Linguistic issues in building

bouncerarcheryAI and Robotics

Nov 14, 2013 (4 years and 6 months ago)


Linguistic issues in building

dialogue systems

Radhika Mamidi



Linguistic issues in NLP including Pragmatics

Computational Pragmatics


Discourse Analysis

Conversation Analysis

Spoken Dialogue Systems

Types, models, domains

Comparing human
human vs human

Speech Act interpretation

Why is Natural Language Processing so difficult?

Human language is:

Complex and Ambiguous

We use language creatively

We don’t mean what we say!

Language Understanding needs contextual and general
knowledge apart from linguistic knowledge.

To know what we mean shared knowledge is

Representing all this knowledge computationally is THE

Let’s analyze this spoken sentence:

“I made her duck”

How many meanings/interpretations?

Human language is complex and ambiguous

When shot at, the dove dove into the bushes.

The insurance was invalid for the invalid.

They were too close to the door to close it.

The buck does funny things when the does
are present.

There was a row among the oarsmen about
how to row.

Upon seeing the tear in the painting I shed a

Language understanding: Parsing problem!

Gene Autry is better after being kicked by a

The women included their husbands and their
children in their potluck suppers.

Two cars were reported stolen by the
Groveton police yesterday.

(Steven Pinker. 1994. The language instinct. Morrow.

We use language creatively…

Example recommendations:

A man like him is hard to find.

He's an unbelievable worker.

You would indeed be fortunate to get this person to
work for you.

There is nothing you can teach a man like him.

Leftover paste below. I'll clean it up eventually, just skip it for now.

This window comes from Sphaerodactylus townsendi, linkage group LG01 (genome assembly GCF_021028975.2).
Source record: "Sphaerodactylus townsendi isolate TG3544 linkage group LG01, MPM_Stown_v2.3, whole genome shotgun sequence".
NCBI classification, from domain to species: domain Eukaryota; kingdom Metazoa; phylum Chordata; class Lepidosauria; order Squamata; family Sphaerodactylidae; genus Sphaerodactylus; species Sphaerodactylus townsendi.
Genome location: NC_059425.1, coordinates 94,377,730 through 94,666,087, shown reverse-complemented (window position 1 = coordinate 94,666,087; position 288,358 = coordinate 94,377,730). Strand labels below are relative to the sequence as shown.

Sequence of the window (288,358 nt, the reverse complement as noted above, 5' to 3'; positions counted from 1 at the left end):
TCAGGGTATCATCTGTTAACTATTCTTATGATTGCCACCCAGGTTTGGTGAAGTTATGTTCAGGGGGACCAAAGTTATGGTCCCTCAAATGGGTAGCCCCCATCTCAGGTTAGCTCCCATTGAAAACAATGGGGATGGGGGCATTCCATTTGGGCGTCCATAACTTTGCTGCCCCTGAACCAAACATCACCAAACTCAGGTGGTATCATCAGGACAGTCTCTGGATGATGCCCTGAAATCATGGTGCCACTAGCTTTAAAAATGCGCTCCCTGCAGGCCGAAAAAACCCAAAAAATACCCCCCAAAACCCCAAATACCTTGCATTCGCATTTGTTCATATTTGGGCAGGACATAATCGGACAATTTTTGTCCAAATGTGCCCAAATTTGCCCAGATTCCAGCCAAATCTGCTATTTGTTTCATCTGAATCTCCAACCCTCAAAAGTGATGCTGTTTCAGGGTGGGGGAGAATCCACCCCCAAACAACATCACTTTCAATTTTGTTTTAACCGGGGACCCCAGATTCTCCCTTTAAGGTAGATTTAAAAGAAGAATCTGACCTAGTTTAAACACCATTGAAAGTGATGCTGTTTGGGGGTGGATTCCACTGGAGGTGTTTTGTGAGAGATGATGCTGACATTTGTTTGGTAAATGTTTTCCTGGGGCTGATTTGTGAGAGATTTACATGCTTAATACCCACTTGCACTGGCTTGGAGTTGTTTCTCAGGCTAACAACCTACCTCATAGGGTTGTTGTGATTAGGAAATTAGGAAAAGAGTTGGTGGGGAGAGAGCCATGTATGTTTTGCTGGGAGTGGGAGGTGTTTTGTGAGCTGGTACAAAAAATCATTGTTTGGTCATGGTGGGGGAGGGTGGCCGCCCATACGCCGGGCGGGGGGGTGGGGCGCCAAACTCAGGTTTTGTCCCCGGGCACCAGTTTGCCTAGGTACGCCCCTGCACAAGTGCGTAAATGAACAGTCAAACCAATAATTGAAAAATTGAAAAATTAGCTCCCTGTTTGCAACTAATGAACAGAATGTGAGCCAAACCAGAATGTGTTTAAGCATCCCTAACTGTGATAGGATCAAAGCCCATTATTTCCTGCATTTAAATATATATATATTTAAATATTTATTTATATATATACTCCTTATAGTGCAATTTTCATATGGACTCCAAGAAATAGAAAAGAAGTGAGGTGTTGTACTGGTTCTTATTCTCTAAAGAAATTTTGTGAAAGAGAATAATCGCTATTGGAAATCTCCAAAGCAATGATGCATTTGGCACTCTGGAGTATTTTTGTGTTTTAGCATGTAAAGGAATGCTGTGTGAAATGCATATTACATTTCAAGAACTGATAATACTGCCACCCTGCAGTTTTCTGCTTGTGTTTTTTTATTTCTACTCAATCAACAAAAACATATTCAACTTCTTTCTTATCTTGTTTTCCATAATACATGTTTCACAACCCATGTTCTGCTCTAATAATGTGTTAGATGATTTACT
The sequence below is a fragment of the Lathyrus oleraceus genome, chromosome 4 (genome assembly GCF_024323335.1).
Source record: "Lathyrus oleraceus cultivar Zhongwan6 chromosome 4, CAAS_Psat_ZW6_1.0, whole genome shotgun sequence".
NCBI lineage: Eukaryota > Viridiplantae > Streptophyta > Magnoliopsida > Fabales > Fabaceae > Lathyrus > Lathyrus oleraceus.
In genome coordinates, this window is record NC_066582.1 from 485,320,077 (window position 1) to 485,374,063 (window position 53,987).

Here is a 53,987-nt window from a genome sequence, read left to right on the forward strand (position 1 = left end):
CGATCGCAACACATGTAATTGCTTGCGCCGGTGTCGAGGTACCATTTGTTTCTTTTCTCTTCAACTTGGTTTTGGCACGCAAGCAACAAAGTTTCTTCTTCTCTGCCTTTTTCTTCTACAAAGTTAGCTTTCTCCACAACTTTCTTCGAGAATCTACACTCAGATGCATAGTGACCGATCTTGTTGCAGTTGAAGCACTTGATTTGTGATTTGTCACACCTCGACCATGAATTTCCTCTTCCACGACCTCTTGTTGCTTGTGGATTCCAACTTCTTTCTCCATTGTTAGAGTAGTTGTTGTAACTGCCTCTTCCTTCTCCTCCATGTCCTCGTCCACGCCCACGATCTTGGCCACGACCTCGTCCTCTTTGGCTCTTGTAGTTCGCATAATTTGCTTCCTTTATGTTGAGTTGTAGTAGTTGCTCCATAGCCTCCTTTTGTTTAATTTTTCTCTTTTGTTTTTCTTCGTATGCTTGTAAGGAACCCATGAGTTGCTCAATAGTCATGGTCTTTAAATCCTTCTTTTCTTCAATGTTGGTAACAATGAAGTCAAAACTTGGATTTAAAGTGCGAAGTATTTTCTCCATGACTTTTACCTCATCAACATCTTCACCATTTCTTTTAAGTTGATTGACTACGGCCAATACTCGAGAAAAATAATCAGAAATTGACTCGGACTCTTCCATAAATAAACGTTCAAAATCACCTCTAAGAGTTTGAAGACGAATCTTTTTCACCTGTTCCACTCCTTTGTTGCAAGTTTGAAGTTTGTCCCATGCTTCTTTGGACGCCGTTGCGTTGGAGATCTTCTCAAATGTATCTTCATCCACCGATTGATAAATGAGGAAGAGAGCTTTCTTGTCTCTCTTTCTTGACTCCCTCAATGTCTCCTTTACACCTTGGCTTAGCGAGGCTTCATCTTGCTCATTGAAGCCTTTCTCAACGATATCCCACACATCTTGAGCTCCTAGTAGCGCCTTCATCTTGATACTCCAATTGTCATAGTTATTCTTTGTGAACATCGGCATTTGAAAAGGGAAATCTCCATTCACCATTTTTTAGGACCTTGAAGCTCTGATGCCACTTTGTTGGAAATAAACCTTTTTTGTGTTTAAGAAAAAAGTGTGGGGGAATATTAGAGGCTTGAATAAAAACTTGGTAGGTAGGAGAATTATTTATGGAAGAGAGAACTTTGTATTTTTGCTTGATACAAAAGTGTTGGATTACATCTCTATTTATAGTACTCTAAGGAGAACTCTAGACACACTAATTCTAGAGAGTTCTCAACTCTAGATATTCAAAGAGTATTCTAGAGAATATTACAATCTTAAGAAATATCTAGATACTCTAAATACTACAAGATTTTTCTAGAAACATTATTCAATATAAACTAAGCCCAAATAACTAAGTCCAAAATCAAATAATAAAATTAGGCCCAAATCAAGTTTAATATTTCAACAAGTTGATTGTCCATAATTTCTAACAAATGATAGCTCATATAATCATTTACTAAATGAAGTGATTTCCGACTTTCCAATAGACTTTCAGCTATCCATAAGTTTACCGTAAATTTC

I can assure you that no person would be better for
the job.

What we say and what we mean

A man like him is hard to find.

[For a chronically absent employee]

He's an unbelievable worker.

[For a dishonest employee]

You would indeed be fortunate to get this person to
work for you.

[For a lazy employee]

There is nothing you can teach a man like him.

[For a stupid employee]

Cooperative model: various types of

(Greene, 1986)

Eg: The building


Study of how utterances have meanings in situations.

(Leech, 1983)

Study of how more gets communicated than is said.

(Yule, 1996)

How people comprehend and produce a
communicative act or speech act in a concrete speech

It distinguishes two intents or meanings in each
utterance or communicative act of verbal

Informative intent = the sentence meaning

Communicative intent = speaker meaning

(Sperber and Wilson, 1995).

Pragmatic competence

the ability to comprehend and produce a
communicative act

Includes one's knowledge about the social
distance, social status between the speakers
involved, the cultural knowledge such as
politeness, and the linguistic knowledge
explicit and implicit.

Topics in Pragmatics

deals with relations between linguistic aspects and
aspects of context.

Conversational Implicature

A: Coffee?

B: It will keep me awake.


“I bought this book in Italy last summer”

Speech Acts

“Why don’t you call Mary?”


“I’d like you to leave that over there and come here now”

Discourse Analysis

Anaphora resolution

John and Mary bought new cars. They are good friends.

John and Mary bought new cars. They are 2008 models.

Rhetorical relations

John fell. Jack pushed.

John went to work. He works at IBM.

John went to work. He took a taxi.


Mary bought a new car. So did Susan.

Mary bought a new dress. So did Susan.

Conversation Analysis

Turn Constructional Component

Turn Allocational Component

Sequence Organization

Adjacency pairs: greeting
greeting, question
answer pairs


Preference Organisation:

agreement and acceptance are promoted over their alternatives


who initiates repair (self or other) and by who resolves the problem
(self or other)

Sacks, H., Schegloff, E. A., & Jefferson, G. (1974)

Computational Pragmatics

“Computational pragmatics studies, from an explicitly computational